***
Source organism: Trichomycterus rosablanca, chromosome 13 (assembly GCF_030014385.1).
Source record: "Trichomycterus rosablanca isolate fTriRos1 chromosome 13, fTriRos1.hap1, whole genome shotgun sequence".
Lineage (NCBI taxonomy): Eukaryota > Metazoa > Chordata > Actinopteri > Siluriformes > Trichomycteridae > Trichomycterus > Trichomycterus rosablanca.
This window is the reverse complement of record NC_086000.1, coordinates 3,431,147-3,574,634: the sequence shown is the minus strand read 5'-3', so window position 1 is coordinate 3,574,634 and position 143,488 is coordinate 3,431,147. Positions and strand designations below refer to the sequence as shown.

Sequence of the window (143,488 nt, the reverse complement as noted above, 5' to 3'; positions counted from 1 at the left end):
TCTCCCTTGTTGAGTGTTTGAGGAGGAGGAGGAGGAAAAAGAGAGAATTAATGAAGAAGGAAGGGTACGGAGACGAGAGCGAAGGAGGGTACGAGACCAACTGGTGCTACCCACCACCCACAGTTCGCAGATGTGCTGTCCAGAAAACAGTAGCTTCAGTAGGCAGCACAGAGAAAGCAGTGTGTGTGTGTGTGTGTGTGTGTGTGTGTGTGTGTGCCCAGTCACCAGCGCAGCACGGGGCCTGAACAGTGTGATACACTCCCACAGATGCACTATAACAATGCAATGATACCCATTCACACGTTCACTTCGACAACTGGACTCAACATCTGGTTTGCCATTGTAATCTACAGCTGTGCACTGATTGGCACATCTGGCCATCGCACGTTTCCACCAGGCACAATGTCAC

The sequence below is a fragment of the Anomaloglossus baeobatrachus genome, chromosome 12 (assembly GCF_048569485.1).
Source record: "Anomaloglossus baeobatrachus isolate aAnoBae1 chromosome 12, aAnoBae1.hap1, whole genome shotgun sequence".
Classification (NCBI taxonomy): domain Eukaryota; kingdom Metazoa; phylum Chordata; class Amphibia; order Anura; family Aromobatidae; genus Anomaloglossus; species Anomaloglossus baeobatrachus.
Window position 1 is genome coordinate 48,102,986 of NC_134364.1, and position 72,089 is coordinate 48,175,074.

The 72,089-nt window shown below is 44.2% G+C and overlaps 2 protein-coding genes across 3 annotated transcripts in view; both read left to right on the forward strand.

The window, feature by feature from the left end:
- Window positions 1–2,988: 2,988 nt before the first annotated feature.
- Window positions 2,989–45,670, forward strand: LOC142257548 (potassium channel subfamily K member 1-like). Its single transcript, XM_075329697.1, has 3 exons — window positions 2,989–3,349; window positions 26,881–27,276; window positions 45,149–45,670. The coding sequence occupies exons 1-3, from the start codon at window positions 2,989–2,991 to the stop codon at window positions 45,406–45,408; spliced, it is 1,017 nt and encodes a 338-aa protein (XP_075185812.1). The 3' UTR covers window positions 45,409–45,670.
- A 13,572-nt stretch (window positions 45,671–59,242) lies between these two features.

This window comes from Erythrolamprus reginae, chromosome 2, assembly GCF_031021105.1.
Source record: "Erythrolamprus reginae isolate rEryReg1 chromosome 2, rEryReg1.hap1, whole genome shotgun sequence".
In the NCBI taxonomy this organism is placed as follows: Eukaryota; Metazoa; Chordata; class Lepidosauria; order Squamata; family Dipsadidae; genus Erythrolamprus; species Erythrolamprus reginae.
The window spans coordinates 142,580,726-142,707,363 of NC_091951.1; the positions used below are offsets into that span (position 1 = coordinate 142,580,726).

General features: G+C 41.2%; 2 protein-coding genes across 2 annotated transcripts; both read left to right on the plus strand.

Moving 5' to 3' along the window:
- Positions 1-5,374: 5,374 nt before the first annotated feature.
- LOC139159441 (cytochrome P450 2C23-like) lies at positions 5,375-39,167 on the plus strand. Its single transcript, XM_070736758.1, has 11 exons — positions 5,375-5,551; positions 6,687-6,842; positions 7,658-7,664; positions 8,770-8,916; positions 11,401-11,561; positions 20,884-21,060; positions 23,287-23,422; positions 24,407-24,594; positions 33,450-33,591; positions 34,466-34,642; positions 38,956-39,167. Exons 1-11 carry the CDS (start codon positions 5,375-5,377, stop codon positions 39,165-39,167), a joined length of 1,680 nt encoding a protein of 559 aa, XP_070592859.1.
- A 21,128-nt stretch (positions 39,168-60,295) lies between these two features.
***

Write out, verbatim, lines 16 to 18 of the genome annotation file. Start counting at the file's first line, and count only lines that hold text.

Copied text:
This window comes from Erythrolamprus reginae, chromosome 2, assembly GCF_031021105.1.
Source record: "Erythrolamprus reginae isolate rEryReg1 chromosome 2, rEryReg1.hap1, whole genome shotgun sequence".
In the NCBI taxonomy this organism is placed as follows: Eukaryota; Metazoa; Chordata; class Lepidosauria; order Squamata; family Dipsadidae; genus Erythrolamprus; species Erythrolamprus reginae.